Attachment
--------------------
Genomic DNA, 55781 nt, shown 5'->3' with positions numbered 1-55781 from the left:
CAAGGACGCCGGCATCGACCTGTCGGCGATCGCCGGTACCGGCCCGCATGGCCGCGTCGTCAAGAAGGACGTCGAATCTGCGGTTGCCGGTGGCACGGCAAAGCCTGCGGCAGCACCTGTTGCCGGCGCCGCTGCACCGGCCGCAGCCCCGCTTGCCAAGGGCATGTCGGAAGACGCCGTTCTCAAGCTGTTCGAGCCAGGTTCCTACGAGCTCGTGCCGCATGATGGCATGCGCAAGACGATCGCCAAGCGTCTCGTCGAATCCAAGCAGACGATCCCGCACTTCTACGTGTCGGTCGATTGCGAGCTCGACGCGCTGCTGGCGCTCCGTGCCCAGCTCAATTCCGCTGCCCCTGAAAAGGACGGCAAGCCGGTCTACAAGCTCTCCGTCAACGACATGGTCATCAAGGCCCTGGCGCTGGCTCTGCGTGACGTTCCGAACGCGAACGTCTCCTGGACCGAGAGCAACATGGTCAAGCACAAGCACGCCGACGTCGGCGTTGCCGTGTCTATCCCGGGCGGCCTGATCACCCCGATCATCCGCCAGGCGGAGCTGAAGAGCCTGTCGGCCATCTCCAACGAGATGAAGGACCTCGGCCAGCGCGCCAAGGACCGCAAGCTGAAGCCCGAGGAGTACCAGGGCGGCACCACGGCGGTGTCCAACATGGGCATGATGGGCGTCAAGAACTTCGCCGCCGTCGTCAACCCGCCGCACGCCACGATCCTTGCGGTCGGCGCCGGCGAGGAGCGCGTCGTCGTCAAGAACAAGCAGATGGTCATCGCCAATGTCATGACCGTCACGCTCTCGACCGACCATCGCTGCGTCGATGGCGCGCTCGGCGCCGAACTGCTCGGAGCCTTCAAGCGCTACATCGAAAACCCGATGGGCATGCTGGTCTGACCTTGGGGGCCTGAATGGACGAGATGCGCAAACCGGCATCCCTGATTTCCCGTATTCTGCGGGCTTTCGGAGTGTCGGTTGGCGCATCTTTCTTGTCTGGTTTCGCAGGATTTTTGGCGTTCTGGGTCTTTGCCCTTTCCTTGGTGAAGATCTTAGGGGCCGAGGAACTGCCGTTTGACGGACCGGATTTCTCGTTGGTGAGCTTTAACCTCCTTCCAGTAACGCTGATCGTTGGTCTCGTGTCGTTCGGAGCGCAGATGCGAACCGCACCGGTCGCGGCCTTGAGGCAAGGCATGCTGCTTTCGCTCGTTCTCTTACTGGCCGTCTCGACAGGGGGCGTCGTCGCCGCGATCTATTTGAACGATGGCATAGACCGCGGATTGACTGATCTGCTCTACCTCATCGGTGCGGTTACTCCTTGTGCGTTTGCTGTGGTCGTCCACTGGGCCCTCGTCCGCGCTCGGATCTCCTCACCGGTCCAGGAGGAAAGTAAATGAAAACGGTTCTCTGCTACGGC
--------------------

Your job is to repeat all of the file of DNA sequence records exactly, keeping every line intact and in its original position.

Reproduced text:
Genomic DNA, 55781 nt, shown 5'->3' with positions numbered 1-55781 from the left:
CAAGGACGCCGGCATCGACCTGTCGGCGATCGCCGGTACCGGCCCGCATGGCCGCGTCGTCAAGAAGGACGTCGAATCTGCGGTTGCCGGTGGCACGGCAAAGCCTGCGGCAGCACCTGTTGCCGGCGCCGCTGCACCGGCCGCAGCCCCGCTTGCCAAGGGCATGTCGGAAGACGCCGTTCTCAAGCTGTTCGAGCCAGGTTCCTACGAGCTCGTGCCGCATGATGGCATGCGCAAGACGATCGCCAAGCGTCTCGTCGAATCCAAGCAGACGATCCCGCACTTCTACGTGTCGGTCGATTGCGAGCTCGACGCGCTGCTGGCGCTCCGTGCCCAGCTCAATTCCGCTGCCCCTGAAAAGGACGGCAAGCCGGTCTACAAGCTCTCCGTCAACGACATGGTCATCAAGGCCCTGGCGCTGGCTCTGCGTGACGTTCCGAACGCGAACGTCTCCTGGACCGAGAGCAACATGGTCAAGCACAAGCACGCCGACGTCGGCGTTGCCGTGTCTATCCCGGGCGGCCTGATCACCCCGATCATCCGCCAGGCGGAGCTGAAGAGCCTGTCGGCCATCTCCAACGAGATGAAGGACCTCGGCCAGCGCGCCAAGGACCGCAAGCTGAAGCCCGAGGAGTACCAGGGCGGCACCACGGCGGTGTCCAACATGGGCATGATGGGCGTCAAGAACTTCGCCGCCGTCGTCAACCCGCCGCACGCCACGATCCTTGCGGTCGGCGCCGGCGAGGAGCGCGTCGTCGTCAAGAACAAGCAGATGGTCATCGCCAATGTCATGACCGTCACGCTCTCGACCGACCATCGCTGCGTCGATGGCGCGCTCGGCGCCGAACTGCTCGGAGCCTTCAAGCGCTACATCGAAAACCCGATGGGCATGCTGGTCTGACCTTGGGGGCCTGAATGGACGAGATGCGCAAACCGGCATCCCTGATTTCCCGTATTCTGCGGGCTTTCGGAGTGTCGGTTGGCGCATCTTTCTTGTCTGGTTTCGCAGGATTTTTGGCGTTCTGGGTCTTTGCCCTTTCCTTGGTGAAGATCTTAGGGGCCGAGGAACTGCCGTTTGACGGACCGGATTTCTCGTTGGTGAGCTTTAACCTCCTTCCAGTAACGCTGATCGTTGGTCTCGTGTCGTTCGGAGCGCAGATGCGAACCGCACCGGTCGCGGCCTTGAGGCAAGGCATGCTGCTTTCGCTCGTTCTCTTACTGGCCGTCTCGACAGGGGGCGTCGTCGCCGCGATCTATTTGAACGATGGCATAGACCGCGGATTGACTGATCTGCTCTACCTCATCGGTGCGGTTACTCCTTGTGCGTTTGCTGTGGTCGTCCACTGGGCCCTCGTCCGCGCTCGGATCTCCTCACCGGTCCAGGAGGAAAGTAAATGAAAACGGTTCTCTGCTACGGC